Democracy Alive And Well In Lee’s Summit
On May 23, the Lee’s Summit Enhanced Enterprise Zone (EEZ) Advisory Committee held a public meeting to collect feedback on a proposed EEZ. On April 11, the Show-Me Institute had submitted testimony about the failure of EEZs to generate any results, and on May 15, the Lee’s Summit Journal published our guest commentary regarding the issue. About 250 people were there, leading the city manager to comment that it was one of the most well-attended meetings he had witnessed.
To a person, those in the room were opposed to the implementation of the EEZ. They asked questions about the zone, the required findings of blight, and the implications for the property values. Some were upset about the implications of blight and if their property could be subjected to eminent domain as a result. The Lee’s Summit Journal reported:
By state statute, such a zone does not alter local zoning nor can a city enact eminent domain on an EEZ area, a claim made by members of the Show-Me Institute.
“Any use of eminent domain within an EEZ is deliberately misleading,” [city consultant Chris] Sally told the crowd, adding that the term “blight” doesn’t mean a residence is blighted or run down and would not decrease property values, a claim that brought groans and sighs from the audience.
Members of the Show-Me Institute do not make this claim. We asked the Journal for a revision, but did not receive one. In our brief discussion about eminent domain in the testimony and op-ed, we put EEZs into the larger context of incentive and subsidies programs such as Tax Increment Financing (TIF), which do sometimes involve eminent domain. This is appropriate because recent history shows that when cities start implementing programs like this, they do not just stop at one. If you blight an area once for an EEZ, it will be even easier next time to blight it again for a TIF, and that very well could involve eminent domain abuse.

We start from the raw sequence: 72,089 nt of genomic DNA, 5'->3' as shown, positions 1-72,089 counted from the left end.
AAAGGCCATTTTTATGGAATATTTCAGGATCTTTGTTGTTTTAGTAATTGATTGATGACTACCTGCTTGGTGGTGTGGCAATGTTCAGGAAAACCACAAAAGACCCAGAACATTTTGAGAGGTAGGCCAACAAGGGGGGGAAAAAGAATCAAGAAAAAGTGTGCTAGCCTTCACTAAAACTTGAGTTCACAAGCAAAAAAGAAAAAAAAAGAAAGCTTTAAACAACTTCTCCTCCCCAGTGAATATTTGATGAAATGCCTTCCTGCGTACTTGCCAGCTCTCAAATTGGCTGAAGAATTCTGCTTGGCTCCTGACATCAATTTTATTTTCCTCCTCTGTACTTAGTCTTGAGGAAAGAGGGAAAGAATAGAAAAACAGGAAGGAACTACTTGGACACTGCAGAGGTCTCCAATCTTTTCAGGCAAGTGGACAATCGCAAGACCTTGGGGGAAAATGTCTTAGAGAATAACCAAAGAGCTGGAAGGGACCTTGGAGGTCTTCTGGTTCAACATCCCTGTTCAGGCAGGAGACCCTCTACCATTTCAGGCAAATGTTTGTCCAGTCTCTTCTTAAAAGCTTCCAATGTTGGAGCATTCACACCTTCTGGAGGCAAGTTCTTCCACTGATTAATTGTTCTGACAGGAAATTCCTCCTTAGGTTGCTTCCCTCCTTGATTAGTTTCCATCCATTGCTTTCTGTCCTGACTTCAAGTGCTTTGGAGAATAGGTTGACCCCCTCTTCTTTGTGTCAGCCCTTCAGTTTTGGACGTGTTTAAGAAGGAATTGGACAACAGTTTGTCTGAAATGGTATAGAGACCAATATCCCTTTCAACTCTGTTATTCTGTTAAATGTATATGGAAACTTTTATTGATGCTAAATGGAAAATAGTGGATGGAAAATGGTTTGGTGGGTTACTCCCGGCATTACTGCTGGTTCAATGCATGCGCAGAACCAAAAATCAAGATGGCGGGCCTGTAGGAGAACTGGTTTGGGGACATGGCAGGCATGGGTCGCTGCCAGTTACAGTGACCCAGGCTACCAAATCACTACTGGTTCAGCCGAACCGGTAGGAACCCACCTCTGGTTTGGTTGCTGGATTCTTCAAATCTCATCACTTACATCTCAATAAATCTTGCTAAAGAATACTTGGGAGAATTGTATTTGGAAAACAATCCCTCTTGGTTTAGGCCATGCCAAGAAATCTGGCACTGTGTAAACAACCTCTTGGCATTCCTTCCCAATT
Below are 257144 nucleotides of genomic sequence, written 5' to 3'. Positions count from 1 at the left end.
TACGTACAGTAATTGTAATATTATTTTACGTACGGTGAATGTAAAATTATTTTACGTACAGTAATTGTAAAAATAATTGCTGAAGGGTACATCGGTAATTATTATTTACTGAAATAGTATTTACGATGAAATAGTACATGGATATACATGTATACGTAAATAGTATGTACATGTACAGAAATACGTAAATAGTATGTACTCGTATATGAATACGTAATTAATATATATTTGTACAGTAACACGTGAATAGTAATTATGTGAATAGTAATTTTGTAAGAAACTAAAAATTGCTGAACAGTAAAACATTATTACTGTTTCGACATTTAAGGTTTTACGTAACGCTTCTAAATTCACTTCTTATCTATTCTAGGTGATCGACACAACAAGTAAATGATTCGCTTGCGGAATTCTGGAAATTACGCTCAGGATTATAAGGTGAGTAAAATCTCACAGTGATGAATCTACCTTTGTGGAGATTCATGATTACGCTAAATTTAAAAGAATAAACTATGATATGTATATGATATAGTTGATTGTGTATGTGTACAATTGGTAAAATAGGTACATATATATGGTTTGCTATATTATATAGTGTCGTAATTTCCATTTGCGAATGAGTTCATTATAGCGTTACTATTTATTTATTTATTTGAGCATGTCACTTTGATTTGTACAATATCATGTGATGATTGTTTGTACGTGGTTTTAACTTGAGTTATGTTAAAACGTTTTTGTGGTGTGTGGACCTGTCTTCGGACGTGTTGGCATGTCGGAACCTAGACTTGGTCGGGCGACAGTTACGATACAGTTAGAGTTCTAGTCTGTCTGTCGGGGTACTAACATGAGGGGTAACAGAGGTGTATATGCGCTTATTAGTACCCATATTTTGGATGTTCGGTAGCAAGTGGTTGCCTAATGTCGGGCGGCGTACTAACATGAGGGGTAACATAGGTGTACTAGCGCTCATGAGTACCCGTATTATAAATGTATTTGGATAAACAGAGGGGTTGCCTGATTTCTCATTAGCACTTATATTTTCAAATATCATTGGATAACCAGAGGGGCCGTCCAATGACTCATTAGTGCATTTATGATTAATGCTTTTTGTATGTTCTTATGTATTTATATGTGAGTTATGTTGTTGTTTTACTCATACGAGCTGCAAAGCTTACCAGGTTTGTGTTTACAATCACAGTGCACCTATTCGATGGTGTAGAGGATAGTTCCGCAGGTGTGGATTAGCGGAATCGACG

It is understandable that economic development consultants such as Sally are frustrated by research showing that the economic development “tools” from which they make their living are useless. Sally had to admit as much when he was asked if the job growth claims of Enhanced Enterprise Zones accounted for growth that was already happening in the area. He answered that they did not. In other words, and as the Show-Me Institute research pointed out, consultants and politicians just use EEZs to claim credit for economic growth that was already going to happen.
What is deliberately misleading, however, is the designation of EEZs themselves, and several attendees commented the process was dishonest. In order to blight the area in which the Lee’s Summit City Council wants to attract development, it must include other “low-income” areas so that the whole EEZ qualifies. As a result, some of the so-called low-income areas are, in reality, neighborhoods with a large number of retired people. The City Council must also rely on 13-year old Census data regarding poverty and income — because more recent and accurate data won’t provide the numbers they need to create the EEZ. As a result, consultants like Sally draw lines around a Lee’s Summit that doesn’t exist, and state bureaucrats and city leaders seem willing to go along with the charade.
Democracy is alive and well in Lee’s Summit. The people understand a bad idea when they see it, even if city officials cannot.